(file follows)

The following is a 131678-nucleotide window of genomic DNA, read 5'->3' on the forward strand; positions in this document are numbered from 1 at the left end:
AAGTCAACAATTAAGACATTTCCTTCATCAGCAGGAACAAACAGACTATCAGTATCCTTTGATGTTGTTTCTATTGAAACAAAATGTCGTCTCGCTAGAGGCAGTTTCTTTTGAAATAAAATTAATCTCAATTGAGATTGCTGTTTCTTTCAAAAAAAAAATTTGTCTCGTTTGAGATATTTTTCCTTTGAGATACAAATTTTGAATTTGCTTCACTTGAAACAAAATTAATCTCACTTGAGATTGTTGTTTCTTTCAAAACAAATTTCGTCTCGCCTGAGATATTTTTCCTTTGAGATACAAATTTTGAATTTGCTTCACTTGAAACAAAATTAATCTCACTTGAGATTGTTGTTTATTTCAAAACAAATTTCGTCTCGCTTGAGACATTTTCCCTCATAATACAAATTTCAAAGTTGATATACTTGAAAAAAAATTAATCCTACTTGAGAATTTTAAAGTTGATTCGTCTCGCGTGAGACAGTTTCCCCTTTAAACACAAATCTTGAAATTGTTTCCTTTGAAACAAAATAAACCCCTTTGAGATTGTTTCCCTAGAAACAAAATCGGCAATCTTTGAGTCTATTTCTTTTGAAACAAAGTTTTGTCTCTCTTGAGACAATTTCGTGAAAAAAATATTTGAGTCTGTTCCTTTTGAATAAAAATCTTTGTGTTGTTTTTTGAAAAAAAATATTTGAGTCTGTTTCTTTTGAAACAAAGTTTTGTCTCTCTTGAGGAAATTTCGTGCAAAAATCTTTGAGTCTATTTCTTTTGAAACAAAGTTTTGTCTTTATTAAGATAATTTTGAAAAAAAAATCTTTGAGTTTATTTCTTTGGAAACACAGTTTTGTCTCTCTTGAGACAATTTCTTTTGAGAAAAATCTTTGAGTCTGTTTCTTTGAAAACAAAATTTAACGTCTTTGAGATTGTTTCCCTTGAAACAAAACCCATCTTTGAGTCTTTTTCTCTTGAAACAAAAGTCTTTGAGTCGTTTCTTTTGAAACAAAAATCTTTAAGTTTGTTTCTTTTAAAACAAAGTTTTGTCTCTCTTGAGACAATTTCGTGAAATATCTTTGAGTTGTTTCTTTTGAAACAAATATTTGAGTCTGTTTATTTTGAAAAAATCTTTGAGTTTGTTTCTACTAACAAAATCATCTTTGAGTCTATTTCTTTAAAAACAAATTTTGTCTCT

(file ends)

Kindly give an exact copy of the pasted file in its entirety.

The following is a 131678-nucleotide window of genomic DNA, read 5'->3' on the forward strand; positions in this document are numbered from 1 at the left end:
AAGTCAACAATTAAGACATTTCCTTCATCAGCAGGAACAAACAGACTATCAGTATCCTTTGATGTTGTTTCTATTGAAACAAAATGTCGTCTCGCTAGAGGCAGTTTCTTTTGAAATAAAATTAATCTCAATTGAGATTGCTGTTTCTTTCAAAAAAAAAATTTGTCTCGTTTGAGATATTTTTCCTTTGAGATACAAATTTTGAATTTGCTTCACTTGAAACAAAATTAATCTCACTTGAGATTGTTGTTTCTTTCAAAACAAATTTCGTCTCGCCTGAGATATTTTTCCTTTGAGATACAAATTTTGAATTTGCTTCACTTGAAACAAAATTAATCTCACTTGAGATTGTTGTTTATTTCAAAACAAATTTCGTCTCGCTTGAGACATTTTCCCTCATAATACAAATTTCAAAGTTGATATACTTGAAAAAAAATTAATCCTACTTGAGAATTTTAAAGTTGATTCGTCTCGCGTGAGACAGTTTCCCCTTTAAACACAAATCTTGAAATTGTTTCCTTTGAAACAAAATAAACCCCTTTGAGATTGTTTCCCTAGAAACAAAATCGGCAATCTTTGAGTCTATTTCTTTTGAAACAAAGTTTTGTCTCTCTTGAGACAATTTCGTGAAAAAAATATTTGAGTCTGTTCCTTTTGAATAAAAATCTTTGTGTTGTTTTTTGAAAAAAAATATTTGAGTCTGTTTCTTTTGAAACAAAGTTTTGTCTCTCTTGAGGAAATTTCGTGCAAAAATCTTTGAGTCTATTTCTTTTGAAACAAAGTTTTGTCTTTATTAAGATAATTTTGAAAAAAAAATCTTTGAGTTTATTTCTTTGGAAACACAGTTTTGTCTCTCTTGAGACAATTTCTTTTGAGAAAAATCTTTGAGTCTGTTTCTTTGAAAACAAAATTTAACGTCTTTGAGATTGTTTCCCTTGAAACAAAACCCATCTTTGAGTCTTTTTCTCTTGAAACAAAAGTCTTTGAGTCGTTTCTTTTGAAACAAAAATCTTTAAGTTTGTTTCTTTTAAAACAAAGTTTTGTCTCTCTTGAGACAATTTCGTGAAATATCTTTGAGTTGTTTCTTTTGAAACAAATATTTGAGTCTGTTTATTTTGAAAAAATCTTTGAGTTTGTTTCTACTAACAAAATCATCTTTGAGTCTATTTCTTTAAAAACAAATTTTGTCTCT